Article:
It may be premature to say that the time for the mockumentary has passed, but it does seem that the genre is crowded with mediocre efforts (Popstar, anyone?). While the last two decades have given us some memorable films and television shows, elevating comedians like Ricky Gervais and Sacha Baron Cohen to international fame, or infamy, the format has lost some relevance in a world ruled by reality TV and, literally, by reality TV stars. What’s the appeal of a mockumentary, particularly one that pokes fun at its sad sack subjects, when you can see the surreal play out on 24 hour news channels?
This is the world in which Mascots, the latest film from Christopher Guest, godfather of the genre, enters. Besides one sharp scene that dances around political correctness, the Netflix movie tumbles towards its finish like a pointless exercise. It has all the trademarks of a Guest film – kooky characters committed to their craft, small-time personalities with an inflated sense of importance, a best in show finale – but little of the biting humor and almost no sense of purpose. The movie is funny because the basic conceit, an amateur mascots competition, is funny, but it doesn’t try hard to push the humor beyond the goofy costumes.
This parade of Guestian oddballs takes the art of mascotry Very Seriously. They comprise the twenty finalists from around the world, but mostly from the Midwest, who are competing for the World Mascot Association’s top prize, the gold Fluffy Award. Their acts are diverse even if the personalities are not. There’s the standard minor league baseball turtle and octopus duo by husband and wife Mike and Mindy Murray (Zach Woods and Sarah Baker). Meanwhile, Tommy Zucarello (Chris O’Dowd), an Irish transplant in Manitoba, prefers to work alone. Known as “the Fist” because costume is a giant fist, this “bad boy of sports mascotry” could use some time in the federal penalty box for sexual assault. In London, Owen Golly, Jr. (Tom Bennett), pronounced “Jolly”, has reluctantly taken up the role of Sid the Hedgehog from his father (Jim Piddock) who took over for his father. I’m guessing it’s a heritage thing.
The cast are skilled actors and comedians who know how to bring out their characters’ eccentricities, and they are not unfunny. Parker Posey, a Guest regular, gives desperate, uncomfortable life to dancer Cindi Babineaux, who has one last shot at winning a Fluffy with her post-modern Alvin Armadillo act. Christopher Moynihan plays a more optimistic Phil Mayhew, a real estate appraiser whose real calling is to perform as Jack the Plumber for his local college football team. His act, which included a number with a dancing poop, gave me the giggles because I’m a mature woman. One of the more understated and therefore funniest performances doesn’t belong to any mascot or judge or even trainer but to Michael Hitchcock, who plays the dry, matter-of-fact president of the WMA. He hopes the success of this year’s competition will land his organization a broadcasting deal with the Gluten Free Network.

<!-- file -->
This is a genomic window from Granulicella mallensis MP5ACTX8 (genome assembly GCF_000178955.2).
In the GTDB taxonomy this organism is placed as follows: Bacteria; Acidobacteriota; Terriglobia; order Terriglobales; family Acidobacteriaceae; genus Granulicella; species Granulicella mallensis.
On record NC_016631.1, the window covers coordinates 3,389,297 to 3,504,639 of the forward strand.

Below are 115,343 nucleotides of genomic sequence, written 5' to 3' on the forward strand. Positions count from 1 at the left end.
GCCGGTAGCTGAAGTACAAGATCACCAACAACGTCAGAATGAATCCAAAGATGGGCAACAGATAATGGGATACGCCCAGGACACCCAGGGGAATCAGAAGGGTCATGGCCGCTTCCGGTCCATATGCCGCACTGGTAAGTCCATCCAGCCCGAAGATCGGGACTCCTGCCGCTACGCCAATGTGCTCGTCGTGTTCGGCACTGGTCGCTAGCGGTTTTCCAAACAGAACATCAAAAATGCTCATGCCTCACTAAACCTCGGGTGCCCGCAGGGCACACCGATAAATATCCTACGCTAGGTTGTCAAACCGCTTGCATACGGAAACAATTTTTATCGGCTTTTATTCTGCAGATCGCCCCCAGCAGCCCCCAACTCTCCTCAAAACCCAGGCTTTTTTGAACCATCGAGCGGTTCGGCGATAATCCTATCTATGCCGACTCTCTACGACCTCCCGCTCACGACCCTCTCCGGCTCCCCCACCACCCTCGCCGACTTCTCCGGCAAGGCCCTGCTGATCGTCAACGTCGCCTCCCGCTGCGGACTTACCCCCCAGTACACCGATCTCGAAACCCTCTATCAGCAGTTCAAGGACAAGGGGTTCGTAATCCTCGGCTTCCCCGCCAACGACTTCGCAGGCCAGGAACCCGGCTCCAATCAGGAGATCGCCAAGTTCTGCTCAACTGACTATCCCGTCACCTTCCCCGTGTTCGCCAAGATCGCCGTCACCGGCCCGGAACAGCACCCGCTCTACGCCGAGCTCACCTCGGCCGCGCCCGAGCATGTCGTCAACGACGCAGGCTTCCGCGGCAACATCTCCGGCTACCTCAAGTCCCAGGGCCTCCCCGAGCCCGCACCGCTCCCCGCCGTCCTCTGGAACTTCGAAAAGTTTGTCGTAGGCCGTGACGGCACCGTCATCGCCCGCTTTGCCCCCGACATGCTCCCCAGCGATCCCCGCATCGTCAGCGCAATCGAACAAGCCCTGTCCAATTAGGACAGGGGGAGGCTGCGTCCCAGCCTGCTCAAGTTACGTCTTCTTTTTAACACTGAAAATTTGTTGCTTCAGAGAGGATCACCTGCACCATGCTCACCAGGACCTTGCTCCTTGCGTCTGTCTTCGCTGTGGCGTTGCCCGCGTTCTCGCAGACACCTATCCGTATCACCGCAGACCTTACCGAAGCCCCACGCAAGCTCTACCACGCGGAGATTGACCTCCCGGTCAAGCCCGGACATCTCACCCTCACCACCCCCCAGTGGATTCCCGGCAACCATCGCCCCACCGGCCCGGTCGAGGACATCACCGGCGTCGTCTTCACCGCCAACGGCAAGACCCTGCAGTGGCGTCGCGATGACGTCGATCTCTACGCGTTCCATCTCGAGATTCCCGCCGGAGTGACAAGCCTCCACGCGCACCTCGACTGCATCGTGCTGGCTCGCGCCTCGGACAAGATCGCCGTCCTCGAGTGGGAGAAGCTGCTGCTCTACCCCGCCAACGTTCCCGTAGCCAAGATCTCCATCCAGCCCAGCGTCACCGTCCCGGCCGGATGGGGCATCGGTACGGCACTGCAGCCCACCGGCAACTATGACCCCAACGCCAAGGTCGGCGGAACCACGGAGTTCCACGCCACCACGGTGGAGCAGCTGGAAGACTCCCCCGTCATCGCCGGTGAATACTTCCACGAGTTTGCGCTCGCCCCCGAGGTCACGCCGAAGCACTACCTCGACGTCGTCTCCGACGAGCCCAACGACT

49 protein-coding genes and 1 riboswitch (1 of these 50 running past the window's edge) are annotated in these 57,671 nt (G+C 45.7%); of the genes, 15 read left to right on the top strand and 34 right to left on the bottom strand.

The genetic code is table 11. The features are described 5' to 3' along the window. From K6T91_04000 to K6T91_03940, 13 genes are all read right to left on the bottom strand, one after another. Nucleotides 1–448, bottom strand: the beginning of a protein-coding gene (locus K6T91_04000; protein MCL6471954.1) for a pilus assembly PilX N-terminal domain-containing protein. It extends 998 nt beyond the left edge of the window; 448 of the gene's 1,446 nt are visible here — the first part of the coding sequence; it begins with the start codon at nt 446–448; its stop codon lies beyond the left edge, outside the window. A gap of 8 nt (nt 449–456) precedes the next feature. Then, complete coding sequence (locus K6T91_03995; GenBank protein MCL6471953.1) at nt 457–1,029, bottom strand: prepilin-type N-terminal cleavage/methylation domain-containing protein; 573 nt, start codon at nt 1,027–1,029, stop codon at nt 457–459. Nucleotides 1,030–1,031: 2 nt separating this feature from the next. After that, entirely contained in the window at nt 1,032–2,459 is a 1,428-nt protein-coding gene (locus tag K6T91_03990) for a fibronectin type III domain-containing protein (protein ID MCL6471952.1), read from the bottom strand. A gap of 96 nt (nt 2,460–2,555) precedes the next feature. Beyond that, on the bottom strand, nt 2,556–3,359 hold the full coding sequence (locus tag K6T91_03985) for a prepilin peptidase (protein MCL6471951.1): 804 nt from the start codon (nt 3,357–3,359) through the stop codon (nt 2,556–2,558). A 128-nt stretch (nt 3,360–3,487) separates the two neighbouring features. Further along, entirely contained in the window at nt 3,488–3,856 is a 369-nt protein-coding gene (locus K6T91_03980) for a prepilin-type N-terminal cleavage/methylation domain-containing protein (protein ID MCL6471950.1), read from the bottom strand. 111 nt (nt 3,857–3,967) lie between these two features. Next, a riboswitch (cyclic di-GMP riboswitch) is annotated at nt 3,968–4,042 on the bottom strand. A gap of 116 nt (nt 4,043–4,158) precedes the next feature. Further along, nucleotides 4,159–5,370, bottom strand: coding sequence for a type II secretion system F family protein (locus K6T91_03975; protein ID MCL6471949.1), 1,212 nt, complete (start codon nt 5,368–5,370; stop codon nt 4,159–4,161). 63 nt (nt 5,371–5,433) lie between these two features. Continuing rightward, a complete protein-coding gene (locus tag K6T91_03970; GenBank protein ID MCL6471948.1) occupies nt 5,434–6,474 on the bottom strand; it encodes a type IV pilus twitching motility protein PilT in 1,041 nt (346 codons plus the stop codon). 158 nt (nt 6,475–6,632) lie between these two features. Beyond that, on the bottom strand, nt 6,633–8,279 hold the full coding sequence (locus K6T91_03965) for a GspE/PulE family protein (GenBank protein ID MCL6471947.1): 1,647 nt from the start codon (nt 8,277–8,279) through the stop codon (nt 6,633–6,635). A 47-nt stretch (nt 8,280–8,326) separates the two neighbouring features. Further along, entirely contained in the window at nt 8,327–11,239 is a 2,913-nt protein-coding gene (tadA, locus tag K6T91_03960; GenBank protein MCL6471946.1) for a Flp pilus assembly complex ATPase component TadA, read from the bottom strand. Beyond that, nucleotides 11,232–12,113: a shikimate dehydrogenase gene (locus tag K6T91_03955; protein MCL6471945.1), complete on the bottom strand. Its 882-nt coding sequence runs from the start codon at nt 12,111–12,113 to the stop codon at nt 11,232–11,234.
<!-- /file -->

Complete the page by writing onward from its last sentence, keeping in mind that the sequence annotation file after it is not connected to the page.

He has more confidence in his performers than I do though. By the time the mascots pack it in, I wonder if the whole thing is just a minor showcase of quirk. What many Guest fans love about his films, especially Waiting for Guffman, is that they are more than the sum of their weirdos. Sure, we are laughing at the zaniness of the amateur performers in Guffman, but it’s hard to leave the film without admiring their commitment to the theater and their town. That sympathy extends to underappreciated community actors everywhere. I’m not sure you get that feeling with Mascots. Except for a few families, like the Gollys and Babineaux sisters, most of the characters don’t even make much of an impression onscreen let alone off.
Prod: Karen Murphy
Dir: Christopher Guest
Writer: Christopher Guest, Jim Piddock
Cast: Bob Balaban, Ed Begley Jr., Tom Bennett, Maria Blasucci, Jennifer Coolidge, Kerry Godliman, Christopher Guest, John Michael Higgins, Michael Hitchcock, Don Lake, Jane Lynch, Christopher Moynihan, Chris O’Dowd, Jim Piddock, Parker Posey, Fred Willard, Brad Williams, Zach Woods, Susan Yeagley
Time: 89 min
Country: United States